Let’s not, however, confuse this development with Nixon going to China, as many Trump admirers want to do. Just hold in your mind for one minute three words and you’ll see the difference. The words are: China. North Korea. A country with more than a billion people versus a country of 25 million. What is the difference in trade potential with China in the 1970’s versus with North Korea today? The potential impact of a war with either? The significance in terms of the international balance of power?

The question at this point should not be whether a Trump trip to North Korea is a good thing, but if Trump has achieved a diplomatic success by his tough talk? Is the Trump bluster—pushing our weight around with threats of military intervention and trade wars—a more effective tool than diplomacy and alliance building?

To answer that question let’s first analyze what happened. Trump made violent threats and Kim responded by launching rocket tests. Meanwhile, sanctions kept up their slow torture of the North Korean economy. Trump shut up for a few months and Kim came to the table after much traditional courting by the South Koreans. Those facts don’t make a good case for Trump’s brand of speaking loudly and wielding a big stick.

I am going to propose some other reasons that Kim decided to halt North Korea’s nuclear arms development while still under sanction and to meet with the United States. Some combination of all these reasons probably compelled Kim to act. Spoiler alert—I think it’s the last one mentioned:

  • The Olympics made Kim recognize the advantages of being part of the society of world nations and the global economy, and not an isolated outlier constrained by economic sanctions.
  • The sanctions worked and Kim realizes that he has to bend to the will of the rest of the world.
  • Kim has run out of money for further development of a North Korean nuclear capability for a while.
  • Russia put pressure on North Korea to get serious about negotiations with South Korea. Russia is interested in building a natural gas pipeline through North Korea to supply South Korea with natural gas. That would explain both South Korea’s overtures and North Korea’s willingness to listen and talk. Sounds like the type of deal that’s getting done a lot lately, like the new Trans-Pacific Partnership—done without the United States.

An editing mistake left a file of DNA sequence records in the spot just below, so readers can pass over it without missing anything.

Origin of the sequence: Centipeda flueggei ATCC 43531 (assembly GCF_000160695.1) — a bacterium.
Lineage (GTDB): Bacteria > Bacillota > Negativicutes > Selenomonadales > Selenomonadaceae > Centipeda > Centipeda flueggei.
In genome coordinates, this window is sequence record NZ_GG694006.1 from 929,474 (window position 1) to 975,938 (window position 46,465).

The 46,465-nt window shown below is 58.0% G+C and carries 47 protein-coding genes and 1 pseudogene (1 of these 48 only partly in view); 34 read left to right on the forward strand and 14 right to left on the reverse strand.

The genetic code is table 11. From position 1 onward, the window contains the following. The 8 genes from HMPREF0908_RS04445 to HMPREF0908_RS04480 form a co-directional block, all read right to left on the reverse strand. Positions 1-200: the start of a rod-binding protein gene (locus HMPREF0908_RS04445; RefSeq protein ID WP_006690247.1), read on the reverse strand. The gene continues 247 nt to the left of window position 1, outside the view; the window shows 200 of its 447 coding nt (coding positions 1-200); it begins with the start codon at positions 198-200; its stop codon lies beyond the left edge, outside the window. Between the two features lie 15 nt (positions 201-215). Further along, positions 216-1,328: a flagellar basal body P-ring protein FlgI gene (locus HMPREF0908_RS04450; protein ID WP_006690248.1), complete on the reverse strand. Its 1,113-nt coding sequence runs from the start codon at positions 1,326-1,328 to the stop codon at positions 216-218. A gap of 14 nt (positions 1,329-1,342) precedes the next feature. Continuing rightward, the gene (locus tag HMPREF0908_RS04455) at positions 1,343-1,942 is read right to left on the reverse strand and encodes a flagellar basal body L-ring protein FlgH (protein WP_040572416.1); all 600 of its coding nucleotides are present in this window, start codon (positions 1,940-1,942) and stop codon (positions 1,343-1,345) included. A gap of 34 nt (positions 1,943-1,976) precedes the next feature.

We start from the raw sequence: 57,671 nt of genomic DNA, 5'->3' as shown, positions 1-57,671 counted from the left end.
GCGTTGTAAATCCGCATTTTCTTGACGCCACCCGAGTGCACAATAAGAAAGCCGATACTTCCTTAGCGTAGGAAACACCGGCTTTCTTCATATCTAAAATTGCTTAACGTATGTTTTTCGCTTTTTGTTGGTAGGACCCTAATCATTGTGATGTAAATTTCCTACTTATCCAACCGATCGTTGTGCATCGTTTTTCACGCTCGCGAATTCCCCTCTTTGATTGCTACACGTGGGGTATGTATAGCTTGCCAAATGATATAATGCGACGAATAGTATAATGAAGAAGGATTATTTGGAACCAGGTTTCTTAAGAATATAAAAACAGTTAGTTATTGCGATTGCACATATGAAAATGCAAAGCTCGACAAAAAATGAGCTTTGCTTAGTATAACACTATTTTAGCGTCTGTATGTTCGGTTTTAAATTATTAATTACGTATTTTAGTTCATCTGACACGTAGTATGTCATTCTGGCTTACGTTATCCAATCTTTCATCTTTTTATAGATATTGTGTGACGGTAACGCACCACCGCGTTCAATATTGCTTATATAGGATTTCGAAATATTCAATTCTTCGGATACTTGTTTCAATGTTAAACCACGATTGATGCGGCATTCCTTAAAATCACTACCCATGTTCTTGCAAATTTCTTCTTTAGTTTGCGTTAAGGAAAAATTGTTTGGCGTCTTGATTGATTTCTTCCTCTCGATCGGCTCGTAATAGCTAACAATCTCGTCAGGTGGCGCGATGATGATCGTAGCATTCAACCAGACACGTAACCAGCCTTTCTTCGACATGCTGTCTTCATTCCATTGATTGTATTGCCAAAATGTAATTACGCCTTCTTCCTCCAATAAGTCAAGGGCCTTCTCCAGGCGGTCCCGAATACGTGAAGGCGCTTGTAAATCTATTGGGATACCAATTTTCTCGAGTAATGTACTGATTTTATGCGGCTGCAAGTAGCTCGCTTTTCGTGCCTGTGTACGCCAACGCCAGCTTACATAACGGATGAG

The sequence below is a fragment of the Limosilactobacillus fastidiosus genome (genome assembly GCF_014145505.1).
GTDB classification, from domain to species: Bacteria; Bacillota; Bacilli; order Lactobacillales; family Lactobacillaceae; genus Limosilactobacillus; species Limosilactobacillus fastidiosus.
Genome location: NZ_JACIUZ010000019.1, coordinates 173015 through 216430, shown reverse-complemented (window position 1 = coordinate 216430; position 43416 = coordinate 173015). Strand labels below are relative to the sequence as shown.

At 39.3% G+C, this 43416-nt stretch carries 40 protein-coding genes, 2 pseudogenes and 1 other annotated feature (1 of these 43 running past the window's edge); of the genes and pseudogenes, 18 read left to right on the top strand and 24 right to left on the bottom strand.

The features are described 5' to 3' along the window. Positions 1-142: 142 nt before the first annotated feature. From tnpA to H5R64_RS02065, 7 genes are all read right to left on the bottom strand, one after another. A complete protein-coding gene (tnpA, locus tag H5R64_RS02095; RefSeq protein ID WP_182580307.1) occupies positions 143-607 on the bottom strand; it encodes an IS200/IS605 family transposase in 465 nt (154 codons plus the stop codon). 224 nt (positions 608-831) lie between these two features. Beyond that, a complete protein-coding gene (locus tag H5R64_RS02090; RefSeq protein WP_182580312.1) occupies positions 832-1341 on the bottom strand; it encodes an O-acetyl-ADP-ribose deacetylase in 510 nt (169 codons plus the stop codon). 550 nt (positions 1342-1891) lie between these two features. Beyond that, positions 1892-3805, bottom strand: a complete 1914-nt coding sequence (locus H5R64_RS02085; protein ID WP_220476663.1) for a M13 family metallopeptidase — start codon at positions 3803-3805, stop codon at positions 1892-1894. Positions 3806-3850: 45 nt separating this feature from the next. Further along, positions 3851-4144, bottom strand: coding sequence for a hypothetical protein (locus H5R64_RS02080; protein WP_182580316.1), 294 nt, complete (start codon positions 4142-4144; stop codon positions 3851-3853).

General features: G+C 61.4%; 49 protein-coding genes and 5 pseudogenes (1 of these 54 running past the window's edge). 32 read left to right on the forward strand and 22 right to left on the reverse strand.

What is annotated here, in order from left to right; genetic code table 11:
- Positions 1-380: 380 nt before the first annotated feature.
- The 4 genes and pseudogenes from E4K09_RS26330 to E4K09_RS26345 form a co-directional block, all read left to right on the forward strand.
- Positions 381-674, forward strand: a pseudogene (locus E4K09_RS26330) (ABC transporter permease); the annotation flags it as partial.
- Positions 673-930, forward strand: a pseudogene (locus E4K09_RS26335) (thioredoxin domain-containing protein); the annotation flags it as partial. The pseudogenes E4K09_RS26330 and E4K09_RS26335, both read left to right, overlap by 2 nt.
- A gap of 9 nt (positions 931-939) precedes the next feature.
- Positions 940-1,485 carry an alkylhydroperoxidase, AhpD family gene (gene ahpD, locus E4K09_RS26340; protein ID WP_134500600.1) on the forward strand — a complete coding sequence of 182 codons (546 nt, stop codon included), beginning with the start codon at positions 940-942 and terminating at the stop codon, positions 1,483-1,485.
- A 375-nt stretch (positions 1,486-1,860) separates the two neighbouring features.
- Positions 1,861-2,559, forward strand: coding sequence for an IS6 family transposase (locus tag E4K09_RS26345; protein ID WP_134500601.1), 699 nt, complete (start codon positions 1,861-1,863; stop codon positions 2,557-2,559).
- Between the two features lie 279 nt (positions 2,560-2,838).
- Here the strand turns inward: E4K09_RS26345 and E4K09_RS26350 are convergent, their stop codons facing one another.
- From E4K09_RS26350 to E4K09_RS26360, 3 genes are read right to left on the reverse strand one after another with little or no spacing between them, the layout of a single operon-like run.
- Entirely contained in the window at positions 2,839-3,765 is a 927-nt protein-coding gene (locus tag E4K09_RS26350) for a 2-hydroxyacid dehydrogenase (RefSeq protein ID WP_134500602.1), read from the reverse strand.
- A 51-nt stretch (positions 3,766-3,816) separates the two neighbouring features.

So I don’t think Trump’s actions instigated Kim, but recent events do represent a turnaround in what he’s been saying for a long time: that negotiations have failed and we have to take further action. Maybe now that he’s ready to talk to Kim—even if it’s for no other reason than to see another parade and hear the cheers of another crowd of people in a foreign land—Trump might recognize that using sanctions and negotiations to stop countries from developing nuclear capabilities is a good thing and change his mind about the Iran nuclear deal. Of course, first he would have to get over his racist notion that if a black man did it, it couldn’t be good.

Trump’s fits of anger & other purely emotional responses are harming millions of people. Let’s hope it doesn’t also lead to dropping the big one.

People generally act for one of four reasons: 1. The facts lead them to the action; 2) Self-interest; 3) Their belief system; 4) Something emotional, such as anger, pride, jealousy, shame, hatred or fear.

From the very start of his unsuccessful career as a business person and through his successful career playing one on TV to the current day, Donald Trump has never been guided by facts. But in this regard, he is not alone. The Republican Party from its very beginnings as a voice for the abolition of slavery have been guided by self-interest, essentially creating crony capitalism during the Civil War and the Gilded Age that followed it. In recent years, the Republicans have allowed their belief system and self-interest to trump any use of facts in such areas as environmental, economic and health policies.

Trump isn’t even the first elected official to make decisions on purely primordial emotions. Although based on their belief that people of color are inferior to people of European descent, the decision by Republicans in Congress to block everything that President Obama wanted to accomplish was essentially emotional, the operating passion being hatred of the black man. Another example: it was Kennedy’s testosterone-fueled need to prove his manhood—at heart, an insecurity—that led to the Bay of Pigs fiasco.

How Trump differs from all those who have come before him on the national political stage is the degree to which he lets emotions guide him. Yes, self-interest and a flawed value system come into play, but the means by which Trump protects his self-interest or advances his value system usually reduces to a full-throttled expression of an emotion: hate, rage, fear, insecurity, the will to dominate. That Trump is guided by his emotions represents a far greater danger than his fascistic beliefs, his unrelenting unethical conduct in pursuit of self-interest or his propensity not just to ignore the facts, but actively to create lies in their place.